The 36th annual NAIA Pow-Wow & Fall Festival held October 20 through 22, 2017 at Long Hunter State Park in Middle, Tennessee continues to be a celebration of American Indian culture. This popular event offers folks the opportunity to experience Native American arts, clothing, crafts, food such as fry bread, jewelry, life and more in a family friendly environment under the wide open sky. Dance, demonstrations, education, music and storytelling are also part of the festivals.
Each October, Indians of different Nations gather at this Pow-Wow to share part of their culture. This spirited event is not just for the reunion of family and friends, but for anyone who would like to witness and join in the celebration of the culture that is nurtured by some 19,500 Indians who call Tennessee home today. The Fall Festival is sponsored by the Native American Indian Association of Tennessee (NAIA) which was established in 1982 to assist people with issues since there are no reservations in the State and no official programs available in Middle Tennessee to address the many needs (as identified by government and social agencies) of the Native American Indian population.
We arrived before 10 am on Saturday where staff was already on site to manage the parking at Long Hunter. Throughout the grounds there were picnic tables and some bleacher seating around the ceremonial circle although many people brought their own chairs. We were in place for Sally Wells’ opening remarks and prayers but one of the main reasons we wanted to be there at start time was to see Gareth Laffely perform at 10:15 am.
Gareth Laffely is a 19 year old multi-instrumentalist, songwriter, and producer from Gallatin, Tennessee just outside of Nashville. He is an award winning Native American flute player, Gareth is of Mi’kmaq/Cree descent. Young yet in many ways an old soul Gareth is an expressive player who addresses tough issues in tender tones that are heartfelt and healing. Gareth uses his musical gifts to bring people joy and he often donates part of his proceeds to non-profit organization such as St. Jude Children Hospital. Laffely also released his track This Time to be used as the anthem for the anti-bullying campaign that he brings to K-12 schools. He combines the message of the song with a challenge for students to get involved with causes that help make their communities a better place.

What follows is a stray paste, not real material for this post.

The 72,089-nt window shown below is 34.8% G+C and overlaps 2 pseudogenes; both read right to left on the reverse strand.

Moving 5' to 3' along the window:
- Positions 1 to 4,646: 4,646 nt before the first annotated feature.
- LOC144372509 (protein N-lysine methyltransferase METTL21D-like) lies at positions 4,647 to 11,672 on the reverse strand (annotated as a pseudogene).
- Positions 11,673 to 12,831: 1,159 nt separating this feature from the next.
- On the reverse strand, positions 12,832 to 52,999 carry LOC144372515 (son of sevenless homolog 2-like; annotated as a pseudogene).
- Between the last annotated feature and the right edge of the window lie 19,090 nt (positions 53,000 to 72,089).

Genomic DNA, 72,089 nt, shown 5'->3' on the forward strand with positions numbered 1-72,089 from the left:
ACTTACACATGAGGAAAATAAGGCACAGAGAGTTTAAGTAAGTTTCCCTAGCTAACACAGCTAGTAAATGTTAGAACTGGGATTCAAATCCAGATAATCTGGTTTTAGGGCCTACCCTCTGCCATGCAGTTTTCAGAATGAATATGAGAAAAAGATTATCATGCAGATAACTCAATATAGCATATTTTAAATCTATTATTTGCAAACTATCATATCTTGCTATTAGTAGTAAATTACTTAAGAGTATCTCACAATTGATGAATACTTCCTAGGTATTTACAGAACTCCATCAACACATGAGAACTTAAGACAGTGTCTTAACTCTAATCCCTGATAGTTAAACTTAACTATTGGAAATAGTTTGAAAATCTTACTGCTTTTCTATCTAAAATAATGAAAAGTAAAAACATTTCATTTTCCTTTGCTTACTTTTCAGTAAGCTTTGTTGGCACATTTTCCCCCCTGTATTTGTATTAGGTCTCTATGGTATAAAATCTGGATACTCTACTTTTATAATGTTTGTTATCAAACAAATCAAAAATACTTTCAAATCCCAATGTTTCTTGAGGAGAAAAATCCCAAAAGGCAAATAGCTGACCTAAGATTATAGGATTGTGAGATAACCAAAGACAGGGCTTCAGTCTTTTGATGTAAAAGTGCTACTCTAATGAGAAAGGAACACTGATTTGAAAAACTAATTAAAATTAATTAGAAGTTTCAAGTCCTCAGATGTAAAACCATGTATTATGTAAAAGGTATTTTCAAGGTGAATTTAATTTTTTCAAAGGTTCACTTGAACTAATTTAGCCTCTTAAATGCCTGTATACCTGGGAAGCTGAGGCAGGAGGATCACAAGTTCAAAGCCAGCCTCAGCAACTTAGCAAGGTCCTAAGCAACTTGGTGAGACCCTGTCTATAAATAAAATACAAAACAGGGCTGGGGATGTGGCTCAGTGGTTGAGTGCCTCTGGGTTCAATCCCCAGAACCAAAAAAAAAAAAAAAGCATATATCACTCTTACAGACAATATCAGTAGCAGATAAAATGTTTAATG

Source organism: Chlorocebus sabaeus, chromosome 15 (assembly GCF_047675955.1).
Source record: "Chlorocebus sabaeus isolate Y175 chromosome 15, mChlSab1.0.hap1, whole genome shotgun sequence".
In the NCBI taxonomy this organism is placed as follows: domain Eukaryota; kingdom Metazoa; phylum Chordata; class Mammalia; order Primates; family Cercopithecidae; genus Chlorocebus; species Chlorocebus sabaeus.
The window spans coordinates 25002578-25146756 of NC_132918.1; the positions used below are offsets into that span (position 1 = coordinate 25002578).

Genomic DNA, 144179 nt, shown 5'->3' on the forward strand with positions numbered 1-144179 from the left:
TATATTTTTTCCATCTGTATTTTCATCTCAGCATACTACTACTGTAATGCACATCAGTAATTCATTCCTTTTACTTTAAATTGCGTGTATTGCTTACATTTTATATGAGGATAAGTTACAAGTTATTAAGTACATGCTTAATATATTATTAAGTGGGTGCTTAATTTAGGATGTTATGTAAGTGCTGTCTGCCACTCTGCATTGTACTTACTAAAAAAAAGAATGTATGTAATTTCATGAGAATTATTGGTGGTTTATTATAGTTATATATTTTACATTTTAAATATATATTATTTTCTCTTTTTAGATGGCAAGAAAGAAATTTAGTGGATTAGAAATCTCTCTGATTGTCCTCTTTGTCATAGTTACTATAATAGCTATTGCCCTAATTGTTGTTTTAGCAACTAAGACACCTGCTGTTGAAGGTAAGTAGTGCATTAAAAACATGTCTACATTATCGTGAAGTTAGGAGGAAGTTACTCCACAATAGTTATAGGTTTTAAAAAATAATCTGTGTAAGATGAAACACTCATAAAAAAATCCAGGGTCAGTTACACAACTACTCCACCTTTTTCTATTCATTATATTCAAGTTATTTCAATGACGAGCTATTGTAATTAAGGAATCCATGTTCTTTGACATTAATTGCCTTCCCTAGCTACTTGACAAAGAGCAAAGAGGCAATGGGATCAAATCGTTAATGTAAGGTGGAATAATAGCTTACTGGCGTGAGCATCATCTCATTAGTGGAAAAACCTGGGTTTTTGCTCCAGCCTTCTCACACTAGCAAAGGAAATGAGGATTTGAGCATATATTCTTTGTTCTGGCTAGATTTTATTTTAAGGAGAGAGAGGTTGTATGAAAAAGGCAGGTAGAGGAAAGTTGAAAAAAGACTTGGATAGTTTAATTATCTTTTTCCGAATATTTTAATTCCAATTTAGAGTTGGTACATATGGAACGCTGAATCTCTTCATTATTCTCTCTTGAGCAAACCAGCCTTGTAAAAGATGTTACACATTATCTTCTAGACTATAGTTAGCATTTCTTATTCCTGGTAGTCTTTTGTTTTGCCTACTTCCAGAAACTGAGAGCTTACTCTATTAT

“Great to be back,” greeted Gareth as he took the stage at Long Hunter. He shared that his song “Spirit Horse” was based on one of his favorite legends. Laffely used some piped in music to craft a fuller sound to support his crisp, compelling flute playing on this spirited tune. “Blood Moon” was also moving as Gareth sang and played the flute. Gareth mentioned that he often visits family in Maine and the next tune incorporated English and French words along with bird calls inspired by that northeastern state. Somehow he played two flutes at the same time to emulate the critters conversing.
Laffely told us that one of the flutes he was playing has a history that goes back thousands of years. On the courtship flute Garth melded what he called “traditional and less traditional stylings” to craft a sound that would have been sure to lure a potential bride out of her teepee. “Dare To Dream” is another song Gareth is using as part of his anti-bulling campaign. As the title implies it’s an encouraging composition that dares listeners to chase their dreams. “Flutitude” was fast and furious. On a more serious note “The Journey” honored the sprits of the Indians who were forced out with many of them dying on The Trail of Tears. Gareth’s music was mesmerizing. He had a dramatic stage presence yet was down to earth as he chatted between songs about his muse.
After the Opening Ceremony, Anthony Thompson told us about the Green Corn Dance then he demonstrated how to use a stick ball and rabbit sticks before inviting kids of all ages to test their skills on these tools. The hoop dancer was also engaging as he crafted animal shapes by combining movement with the hoops. Around one p.m. dancers in regal regalia entered the ceremonial circle in the Grand Entry living up to the event title.
In additional to Gareth another well-respected musician performed at the Pow-Wow all three days. Arvel Bird’s “Celtic Indian” brand is a reflection of his mixed-blood American Indian and Celtic heritages – with his fiddle, Native flutes and Irish whistles, Arvel weaves a powerful tapestry of music and stories. Classically trained on the violin Arvel blends bluegrass, Celtic, folk and rock with traditional Native American music to create a sound that is innovative and unique.
Bird proved why he has been called “Lord of the Strings” as he presented a potent set that ranged from peppy to personal. Bird was apt on both the fiddle and flutes. He touched upon being abused as a child in “Dark Horse” but said that he was saved by the violin. Arvel has used music to heal himself and others. He also advised listeners that changes are coming and that we need to clean ourselves so that the world can change (for the better). Bird was both educational and entertaining on Saturday.
The Fall Festival featured a wide array of artisans such as Wazhushk House. Demonstrations and plenty of food were also offered. Gareth had a stand where he was available to sign CDs and happily answer any questions folks might have about Native American flutes. Quality vendors, cultural activities, dancers and musicians such as Gareth and Arvel certainly added a Wow factor to the 36th annual Pow-Wow!